Thank you, thank you, thank you! ありがたい doesn’t begin to cover it.


Wow. Well that’s something I am most interested in. So you mean to tell me there isn’t some kind of online search engine that can tell you how often a phrase is used and in what ways? For any language for that matter? It seems like many of these language learning apps work within a database of its own creation claiming to teach you “the 100-1,000 most common used phrases,” but it’s a one way conversation instead of being interactive. It makes me wonder… is there a way to fish the subtitle & translation database for say…Netflix, or is each movie separately stored? The reason I ask is because wouldn’t it be nice is you typed in “help me” into a program that had all these movies stored and you could see audio AND video for clips showing the different ways the phrase is used? From “help me move this television” to… “help me I’m drowning!” in original audio. So if a person was learning english, they could see organic situations where the phrase was being utilized. And you could do this with more complicated concepts like… idioms for instance, which are not readily translated. From a neurological standpoint, linking imagery, emotion, and feel to a phrase helps cement it to memory. Spatial awareness is also a key tool for memorization, even if it’s a fictional one from a fictional narrative. Hmmm…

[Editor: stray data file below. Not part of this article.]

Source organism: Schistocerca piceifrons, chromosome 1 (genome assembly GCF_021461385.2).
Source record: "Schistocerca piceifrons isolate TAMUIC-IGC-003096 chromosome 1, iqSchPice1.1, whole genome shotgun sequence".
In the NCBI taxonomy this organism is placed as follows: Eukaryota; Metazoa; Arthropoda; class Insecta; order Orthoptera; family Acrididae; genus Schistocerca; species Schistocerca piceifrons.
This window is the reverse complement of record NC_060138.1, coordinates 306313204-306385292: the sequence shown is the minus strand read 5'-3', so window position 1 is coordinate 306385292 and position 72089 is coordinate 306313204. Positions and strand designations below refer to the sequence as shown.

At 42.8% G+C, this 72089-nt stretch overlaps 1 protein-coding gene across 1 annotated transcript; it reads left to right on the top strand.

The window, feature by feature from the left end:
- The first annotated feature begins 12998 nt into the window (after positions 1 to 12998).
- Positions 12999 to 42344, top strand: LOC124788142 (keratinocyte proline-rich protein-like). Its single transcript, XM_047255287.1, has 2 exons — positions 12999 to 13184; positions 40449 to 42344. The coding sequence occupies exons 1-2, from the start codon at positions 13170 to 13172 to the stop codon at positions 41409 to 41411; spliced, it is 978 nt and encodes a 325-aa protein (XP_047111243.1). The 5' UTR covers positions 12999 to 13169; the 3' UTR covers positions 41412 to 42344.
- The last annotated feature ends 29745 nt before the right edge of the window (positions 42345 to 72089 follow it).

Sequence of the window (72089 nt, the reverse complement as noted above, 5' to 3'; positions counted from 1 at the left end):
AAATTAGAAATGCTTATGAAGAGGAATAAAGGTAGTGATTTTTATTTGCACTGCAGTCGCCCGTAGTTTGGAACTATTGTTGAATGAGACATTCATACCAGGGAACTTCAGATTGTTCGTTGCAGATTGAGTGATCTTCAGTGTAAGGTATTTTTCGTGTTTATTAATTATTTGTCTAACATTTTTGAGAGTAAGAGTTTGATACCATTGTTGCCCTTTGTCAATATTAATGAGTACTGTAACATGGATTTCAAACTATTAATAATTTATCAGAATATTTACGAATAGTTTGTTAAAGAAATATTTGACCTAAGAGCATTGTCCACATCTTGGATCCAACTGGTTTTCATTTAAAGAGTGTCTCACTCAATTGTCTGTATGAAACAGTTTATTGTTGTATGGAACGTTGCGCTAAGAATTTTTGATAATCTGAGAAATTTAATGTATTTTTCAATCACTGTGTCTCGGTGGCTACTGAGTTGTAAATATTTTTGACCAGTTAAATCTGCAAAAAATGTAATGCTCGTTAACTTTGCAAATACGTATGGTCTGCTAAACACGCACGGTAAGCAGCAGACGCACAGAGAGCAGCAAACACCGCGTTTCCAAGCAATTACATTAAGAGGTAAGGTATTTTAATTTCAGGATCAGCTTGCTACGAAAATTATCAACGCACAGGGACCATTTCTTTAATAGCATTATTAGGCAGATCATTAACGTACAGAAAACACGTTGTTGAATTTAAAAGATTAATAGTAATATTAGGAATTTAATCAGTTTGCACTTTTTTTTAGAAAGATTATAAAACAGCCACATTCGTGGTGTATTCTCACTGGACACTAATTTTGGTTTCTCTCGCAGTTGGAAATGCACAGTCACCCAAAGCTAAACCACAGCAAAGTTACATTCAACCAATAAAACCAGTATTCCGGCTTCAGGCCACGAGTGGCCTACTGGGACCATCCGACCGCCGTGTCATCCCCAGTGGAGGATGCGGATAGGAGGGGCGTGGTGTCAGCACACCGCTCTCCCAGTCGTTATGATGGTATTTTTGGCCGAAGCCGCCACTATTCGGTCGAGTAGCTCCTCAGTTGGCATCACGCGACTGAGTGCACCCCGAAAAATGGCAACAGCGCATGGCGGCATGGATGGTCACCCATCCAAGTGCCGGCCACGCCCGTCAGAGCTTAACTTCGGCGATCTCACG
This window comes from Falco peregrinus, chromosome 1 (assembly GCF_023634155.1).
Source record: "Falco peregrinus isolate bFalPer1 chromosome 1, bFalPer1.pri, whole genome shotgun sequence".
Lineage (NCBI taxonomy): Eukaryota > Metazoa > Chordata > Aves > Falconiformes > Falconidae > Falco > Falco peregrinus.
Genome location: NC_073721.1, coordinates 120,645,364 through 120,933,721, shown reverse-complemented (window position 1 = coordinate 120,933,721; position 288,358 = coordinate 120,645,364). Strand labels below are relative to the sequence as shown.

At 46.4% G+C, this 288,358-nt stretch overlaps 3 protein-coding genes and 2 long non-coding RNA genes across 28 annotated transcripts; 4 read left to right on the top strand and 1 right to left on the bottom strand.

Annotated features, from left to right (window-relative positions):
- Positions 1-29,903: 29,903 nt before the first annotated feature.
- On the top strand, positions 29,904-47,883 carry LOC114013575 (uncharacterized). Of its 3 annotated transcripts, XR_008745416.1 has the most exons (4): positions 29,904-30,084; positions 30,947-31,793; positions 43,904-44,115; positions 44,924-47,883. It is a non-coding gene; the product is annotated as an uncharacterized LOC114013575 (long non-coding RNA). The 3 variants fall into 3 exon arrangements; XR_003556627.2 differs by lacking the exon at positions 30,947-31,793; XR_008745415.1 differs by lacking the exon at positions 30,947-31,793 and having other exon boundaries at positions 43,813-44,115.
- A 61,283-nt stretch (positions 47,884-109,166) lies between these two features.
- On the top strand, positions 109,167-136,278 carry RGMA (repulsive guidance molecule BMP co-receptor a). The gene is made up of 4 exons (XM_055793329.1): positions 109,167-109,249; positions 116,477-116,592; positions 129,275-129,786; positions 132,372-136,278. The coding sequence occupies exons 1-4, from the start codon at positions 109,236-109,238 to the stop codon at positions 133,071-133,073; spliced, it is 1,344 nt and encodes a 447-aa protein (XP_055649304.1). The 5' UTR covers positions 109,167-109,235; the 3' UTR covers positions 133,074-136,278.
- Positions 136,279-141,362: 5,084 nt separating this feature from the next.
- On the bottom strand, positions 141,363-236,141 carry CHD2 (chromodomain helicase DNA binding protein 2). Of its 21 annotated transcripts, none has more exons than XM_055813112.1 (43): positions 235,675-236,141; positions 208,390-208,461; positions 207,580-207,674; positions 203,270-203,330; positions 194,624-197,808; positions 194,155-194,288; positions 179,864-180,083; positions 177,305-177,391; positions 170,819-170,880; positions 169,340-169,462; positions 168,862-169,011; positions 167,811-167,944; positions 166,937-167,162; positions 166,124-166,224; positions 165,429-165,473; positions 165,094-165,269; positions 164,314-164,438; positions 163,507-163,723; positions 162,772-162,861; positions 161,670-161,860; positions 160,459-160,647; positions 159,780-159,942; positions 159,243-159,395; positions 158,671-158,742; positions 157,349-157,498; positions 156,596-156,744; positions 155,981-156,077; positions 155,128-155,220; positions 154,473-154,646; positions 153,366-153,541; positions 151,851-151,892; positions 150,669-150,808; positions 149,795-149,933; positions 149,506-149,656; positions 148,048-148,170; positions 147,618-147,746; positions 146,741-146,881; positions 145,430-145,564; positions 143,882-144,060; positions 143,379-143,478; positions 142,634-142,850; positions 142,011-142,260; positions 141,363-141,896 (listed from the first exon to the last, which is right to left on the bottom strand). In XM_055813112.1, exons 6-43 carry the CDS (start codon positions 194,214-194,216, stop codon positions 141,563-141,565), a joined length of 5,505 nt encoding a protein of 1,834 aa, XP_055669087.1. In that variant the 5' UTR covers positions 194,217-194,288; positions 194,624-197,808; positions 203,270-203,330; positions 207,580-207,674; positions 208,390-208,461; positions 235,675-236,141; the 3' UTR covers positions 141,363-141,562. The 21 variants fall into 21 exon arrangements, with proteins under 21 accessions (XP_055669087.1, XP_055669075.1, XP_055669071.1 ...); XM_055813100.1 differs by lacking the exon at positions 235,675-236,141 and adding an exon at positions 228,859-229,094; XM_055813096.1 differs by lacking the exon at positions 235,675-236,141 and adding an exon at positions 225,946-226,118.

I’ve only completed Rosetta Stone’s program (which uses zero kanji so I would have had to hack the code to overwrite with Kanji every single freaking frame which would have been more tedious labor than necessary to create a more advanced interactive program, but I did consider doing it). And then there’s my time spent on WaniKani the past 1.5 yrs now. Bunpro is the only program I’ve actually started using that teaches grammar points based on common phrases so I’ve had zero experience in reading past a sentence at a time (At measily N5 level mind you!) so this is a bit overwhelming… in a good way though. It’s a lot of what I need to be doing.

I’m curious to know what is the coding languages for this stuff? Because the conversions really speak of transferring very different styles of code here and I think that’s really the issue? With the furigana being smaller text vertically or horizontally…Am I wrong?

I could be wrong… I mean I designed websites with personnel profiles back in the 90’s before myspace & facebook even existed. (even friendster came a few years later now that I think of it).